e a m harris

Roaming the byways of literature

Archive for the month “October, 2011”

‘Anonymous’: a film directed by Roland Emmerich

So the ‘Who wrote Shakespeare?’ debate is being revisited, this time in film.

Anonymous has already raised hackles and interest, and with stars like Derek Jacobi will no doubt be successful as a film.

Whether it’ll encourage anyone to take more interest in the plays is another matter, though Emmerich hopes it will. As he told the BBC, ‘It’s a celebration of his work, and anyone who sees this film, if it encourages young people, or anyone, to revisit these plays, then it’s very important.’

Personally I don’t think it matters who actually wrote the plays. But I lean away from all brands of doubters who display the snobbish attitude that Shakespeare couldn’t be the author because he was lower class and not well educated.

How do they know? An intelligent person who has learned to read and has access to books could become very well educated on his own. ‘Good breeding’ and sitting in a classroom are not essential.

They also claim that Shakespeare did not have the personality to be a great artist. They forget that our idea of ‘artistic temperament’ was born out of the 18th century Romantic Movement. There is no such thing as an artistic type.

I’m sure that there are anti-Stratfordians who have more sensible reasons for their doubts, but they are not, apparently, celebrated in this film.

Having said all this, I shall probably go and see it. Emmerich describes it: ‘It’s a political thriller, it’s a whodunnit, and it’s a homage to theatre and to William Shakespeare’ and I love whodunnits. If I disagree with it that’s no bad thing – I enjoy wallowing in a bit of irritation from time to time.


Library rearrangements

I went to the Arts Council England website to have a look at what they say about literature.

Instead I got sidetracked by the discovery that they’ve taken over responsibility for libraries (and museums). Until this autumn there has been a government department called Museums, Libraries and Archives (MLA). Now the Arts Council looks after the museums and libraries and the National Archives the archives.

I suppose it’s sort of silly to be saddened by the loss of a set-up I didn’t know existed, but I’ve been through these reorganisations myself and I know they’re generally unpleasant for the staff involved. I also know that programmes, funding and ideas can easily slip through the cracks between organisations.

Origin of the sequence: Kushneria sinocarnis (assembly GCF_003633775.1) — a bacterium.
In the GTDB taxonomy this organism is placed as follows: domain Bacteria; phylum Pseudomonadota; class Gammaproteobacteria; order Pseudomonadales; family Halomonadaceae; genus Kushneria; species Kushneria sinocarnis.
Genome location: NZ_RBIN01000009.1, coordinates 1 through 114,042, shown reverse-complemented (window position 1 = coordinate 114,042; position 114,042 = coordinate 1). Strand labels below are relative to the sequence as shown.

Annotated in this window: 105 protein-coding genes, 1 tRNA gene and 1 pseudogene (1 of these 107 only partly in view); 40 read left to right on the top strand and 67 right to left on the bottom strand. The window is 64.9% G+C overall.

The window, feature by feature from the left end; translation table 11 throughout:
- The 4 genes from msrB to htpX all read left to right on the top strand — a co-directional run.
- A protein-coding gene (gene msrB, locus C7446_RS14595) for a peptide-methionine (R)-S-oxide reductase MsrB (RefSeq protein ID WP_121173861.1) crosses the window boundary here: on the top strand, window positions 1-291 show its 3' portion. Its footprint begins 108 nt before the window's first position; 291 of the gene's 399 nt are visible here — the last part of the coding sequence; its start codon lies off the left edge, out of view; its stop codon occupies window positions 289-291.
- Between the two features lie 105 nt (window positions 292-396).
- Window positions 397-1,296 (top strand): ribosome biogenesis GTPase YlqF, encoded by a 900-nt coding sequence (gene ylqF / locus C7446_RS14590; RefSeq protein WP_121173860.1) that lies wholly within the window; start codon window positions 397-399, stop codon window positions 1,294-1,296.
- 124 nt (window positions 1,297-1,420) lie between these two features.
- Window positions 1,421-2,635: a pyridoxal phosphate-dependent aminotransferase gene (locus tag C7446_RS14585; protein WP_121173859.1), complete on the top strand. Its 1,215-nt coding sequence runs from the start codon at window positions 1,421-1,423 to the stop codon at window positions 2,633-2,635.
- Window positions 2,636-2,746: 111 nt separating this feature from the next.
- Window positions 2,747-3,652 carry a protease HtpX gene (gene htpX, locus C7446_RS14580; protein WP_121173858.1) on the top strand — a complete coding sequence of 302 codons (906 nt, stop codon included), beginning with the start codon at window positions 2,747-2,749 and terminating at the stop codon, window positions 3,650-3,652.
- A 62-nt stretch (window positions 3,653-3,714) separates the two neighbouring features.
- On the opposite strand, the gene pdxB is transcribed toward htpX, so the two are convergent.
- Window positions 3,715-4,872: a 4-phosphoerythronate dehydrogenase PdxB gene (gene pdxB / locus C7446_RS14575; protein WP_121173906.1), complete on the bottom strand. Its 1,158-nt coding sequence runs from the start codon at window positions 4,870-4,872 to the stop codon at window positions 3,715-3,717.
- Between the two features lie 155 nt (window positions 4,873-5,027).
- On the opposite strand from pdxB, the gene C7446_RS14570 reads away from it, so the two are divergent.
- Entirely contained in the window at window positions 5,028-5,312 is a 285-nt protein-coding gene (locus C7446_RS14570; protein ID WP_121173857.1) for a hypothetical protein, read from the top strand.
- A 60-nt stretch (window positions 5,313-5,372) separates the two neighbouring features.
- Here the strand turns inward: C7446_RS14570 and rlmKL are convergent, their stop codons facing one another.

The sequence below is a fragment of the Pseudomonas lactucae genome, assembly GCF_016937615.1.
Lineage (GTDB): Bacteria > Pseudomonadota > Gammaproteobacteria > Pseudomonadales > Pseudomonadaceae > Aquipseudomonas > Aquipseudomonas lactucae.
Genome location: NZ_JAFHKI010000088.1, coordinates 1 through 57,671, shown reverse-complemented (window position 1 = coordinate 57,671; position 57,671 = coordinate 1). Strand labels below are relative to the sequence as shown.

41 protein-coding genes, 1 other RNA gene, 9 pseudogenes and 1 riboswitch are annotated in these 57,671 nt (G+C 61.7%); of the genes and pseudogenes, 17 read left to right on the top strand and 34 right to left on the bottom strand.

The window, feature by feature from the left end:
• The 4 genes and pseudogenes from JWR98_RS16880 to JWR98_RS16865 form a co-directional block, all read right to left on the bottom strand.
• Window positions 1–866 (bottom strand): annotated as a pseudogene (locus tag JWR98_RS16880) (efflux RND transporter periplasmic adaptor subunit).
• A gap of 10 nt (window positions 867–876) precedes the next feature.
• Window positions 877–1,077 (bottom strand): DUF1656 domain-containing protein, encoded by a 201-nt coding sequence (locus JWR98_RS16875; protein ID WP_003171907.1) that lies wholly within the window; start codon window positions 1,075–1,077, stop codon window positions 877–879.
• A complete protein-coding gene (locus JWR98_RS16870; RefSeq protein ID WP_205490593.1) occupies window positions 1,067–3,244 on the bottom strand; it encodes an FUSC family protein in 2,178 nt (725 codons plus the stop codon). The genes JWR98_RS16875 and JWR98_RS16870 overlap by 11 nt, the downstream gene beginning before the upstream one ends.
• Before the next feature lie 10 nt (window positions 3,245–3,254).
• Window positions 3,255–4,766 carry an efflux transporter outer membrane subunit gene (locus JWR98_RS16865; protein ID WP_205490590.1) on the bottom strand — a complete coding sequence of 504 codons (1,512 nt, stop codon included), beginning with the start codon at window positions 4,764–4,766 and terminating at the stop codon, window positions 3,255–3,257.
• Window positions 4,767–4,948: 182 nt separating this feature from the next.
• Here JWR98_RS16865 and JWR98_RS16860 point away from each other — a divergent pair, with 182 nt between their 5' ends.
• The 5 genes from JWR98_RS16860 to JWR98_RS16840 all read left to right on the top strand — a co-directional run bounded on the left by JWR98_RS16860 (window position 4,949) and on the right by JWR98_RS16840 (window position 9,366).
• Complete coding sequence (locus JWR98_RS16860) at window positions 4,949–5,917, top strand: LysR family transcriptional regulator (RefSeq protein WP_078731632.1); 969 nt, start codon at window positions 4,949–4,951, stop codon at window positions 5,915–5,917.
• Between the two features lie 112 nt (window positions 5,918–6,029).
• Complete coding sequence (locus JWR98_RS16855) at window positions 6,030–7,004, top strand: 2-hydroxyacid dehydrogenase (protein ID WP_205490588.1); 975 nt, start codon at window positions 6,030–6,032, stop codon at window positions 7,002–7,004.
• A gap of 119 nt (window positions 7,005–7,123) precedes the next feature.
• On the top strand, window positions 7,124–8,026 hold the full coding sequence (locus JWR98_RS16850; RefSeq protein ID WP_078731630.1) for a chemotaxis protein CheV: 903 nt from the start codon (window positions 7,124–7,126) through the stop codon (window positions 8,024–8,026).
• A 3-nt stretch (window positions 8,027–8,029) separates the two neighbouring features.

I’m not convinced that the move is completely logical (except in its design of saving money). The Arts Council is involved in the creative side of culture, while museums and libraries both preserve rather than create.

(I know! I know! there’s creativity in the presentation of museum displays and library services, but they’re of a different sort and can’t be defined as ‘arts’.)

But the Arts Council has many years experience in developing, encouraging and paying for culture. Logical or not I expect the new arrangement will be successful. Whether it’ll save money, only time will tell.

An oblique look at fear and suffering

Just finished reading Beatrice and Virgil by Yann Martel.

Having loved The Life of Pi, I was expecting to be excited and stimulated, but, for me, this book didn’t quite “take off” in the same way.

Which isn’t to say it’s not beautifully written and very original. It is. I just felt it lacks the poetry of Pi and the interior life of the main character. The latter probably has to do with the fact that Henry, the protagonist of Beatrice and Virgil, is not isolated and interacts with a number of other people; so we see his character in conversation and action rather than in thought.

The story is simple. The use of the story-within-a-story technique spins it out and allows the characters to comment in ways they wouldn’t in a straightforward telling. But it also slows it down. Until about half-way through I found the lack of action annoying and kept wondering if I’d finish the book. But gradually it hooked me and I’m glad I gave it the chance.

It deals with huge issues: relations between humans and animals, affection and friendship, fear, pain, suffering and forgiveness among them. Instead of full-on discussion these themes edge sideways into partial view. The reader is allowed to share Henry’s puzzlement over what it all means.

I’m still not sure why it harks back so strongly to Waiting for Godot by Samuel Beckett, but it forced me to reconsider that play, which I studied many years ago and thought I understood.

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